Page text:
Open-Minded Modern Art

New Harvard museum along the river should help mend town-gown relations, in style

Over the past several months, University representatives and Cambridge residents have been meeting together to study future development in the city’s Riverside neighborhood, a process brought about by Harvard’s proposals for a new modern art museum along the Charles River. While both sides originally appeared somewhat willing to cooperate and to find a mutually beneficial solution, it is now clear that a significant number of Riverside residents are opposed to any Harvard development on the Mahoney’s Garden Center site. Rather than treat the issue as “Custer’s Last Stand,” as the chair of the Cambridge study committee formed to discuss the museum has described it, residents must work constructively with Harvard to enable the University to expand in as community-friendly a manner as possible.

It is certainly true, as the residents assert, that Harvard has made serious development mistakes in the past. Mather House and Peabody Terrace spring immediately to mind. But Riverside residents must remember that an art museum, unlike a towering concrete dormitory, could also provide benefits to the community. If properly designed and implemented, a new museum should be a tasteful, unobtrusive, low-rise building that provides for increased traffic—possibly including an underground parking garage.

Harvard should also work with the city of Cambridge to ensure that the museum is a resource for those who live near it; whether by granting Cambridge residents free access, by operating educational programs in partnership with Cambridge schools or by building a public sculpture garden to complement the works displayed inside, the museum could become a neighborhood asset rather than an eyesore.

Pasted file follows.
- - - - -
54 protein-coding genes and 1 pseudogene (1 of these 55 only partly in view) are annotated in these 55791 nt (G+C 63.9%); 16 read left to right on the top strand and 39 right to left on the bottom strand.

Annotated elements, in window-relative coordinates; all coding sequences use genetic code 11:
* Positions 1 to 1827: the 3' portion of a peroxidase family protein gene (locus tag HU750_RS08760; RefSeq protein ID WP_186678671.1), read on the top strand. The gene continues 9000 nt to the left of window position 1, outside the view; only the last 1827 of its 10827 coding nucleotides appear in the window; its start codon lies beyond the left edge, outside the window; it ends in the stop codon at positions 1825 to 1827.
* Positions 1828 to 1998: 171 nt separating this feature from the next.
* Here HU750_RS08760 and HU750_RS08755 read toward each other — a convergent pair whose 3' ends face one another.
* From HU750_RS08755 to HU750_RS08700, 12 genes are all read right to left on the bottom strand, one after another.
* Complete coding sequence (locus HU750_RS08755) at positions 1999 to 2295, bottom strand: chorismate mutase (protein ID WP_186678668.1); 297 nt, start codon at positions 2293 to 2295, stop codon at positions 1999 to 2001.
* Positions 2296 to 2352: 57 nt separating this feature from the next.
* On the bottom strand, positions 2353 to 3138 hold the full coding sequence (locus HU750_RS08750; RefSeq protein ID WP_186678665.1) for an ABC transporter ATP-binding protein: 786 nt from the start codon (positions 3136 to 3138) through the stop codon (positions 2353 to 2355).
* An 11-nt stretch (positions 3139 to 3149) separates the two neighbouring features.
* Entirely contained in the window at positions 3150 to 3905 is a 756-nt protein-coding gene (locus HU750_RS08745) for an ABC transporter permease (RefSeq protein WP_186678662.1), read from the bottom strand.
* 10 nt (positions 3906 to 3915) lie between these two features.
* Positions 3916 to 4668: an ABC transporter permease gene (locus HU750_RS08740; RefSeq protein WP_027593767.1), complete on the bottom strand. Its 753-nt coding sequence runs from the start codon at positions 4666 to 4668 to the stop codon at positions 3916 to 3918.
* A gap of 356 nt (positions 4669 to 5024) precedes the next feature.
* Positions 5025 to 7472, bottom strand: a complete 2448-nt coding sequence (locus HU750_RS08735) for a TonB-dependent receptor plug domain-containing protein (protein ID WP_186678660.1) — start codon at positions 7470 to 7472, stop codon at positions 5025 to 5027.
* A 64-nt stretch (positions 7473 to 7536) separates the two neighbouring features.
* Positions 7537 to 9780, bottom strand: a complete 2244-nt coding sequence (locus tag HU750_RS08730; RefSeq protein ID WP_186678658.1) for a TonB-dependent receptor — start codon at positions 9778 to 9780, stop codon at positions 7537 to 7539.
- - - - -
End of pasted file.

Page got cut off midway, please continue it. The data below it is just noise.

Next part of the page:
Harvard has made a good-faith effort to talk to Cantabrigians about their concerns, and it should continue to include residents in the consultative process about development. But to hold up their side of the bargain, Cambridge residents must be open-minded to Harvard’s ideas. They cannot dismiss development proposals out of hand because Harvard has made errors in the past. Suggestions to give away the land to Cambridge for affordable housing or recommendations to move the museum to Allston do not contribute anything to the collaborative process. Harvard owns the property, and the residents should not prevent its beneficial development simply because they do not want to live near a Harvard building.

Cambridge residents should work with the University to influence the museum’s design instead of denying Harvard’s request outright. We sincerely hope that the Riverside committee will be able to reach a solution that serves both Cambridge and Harvard well.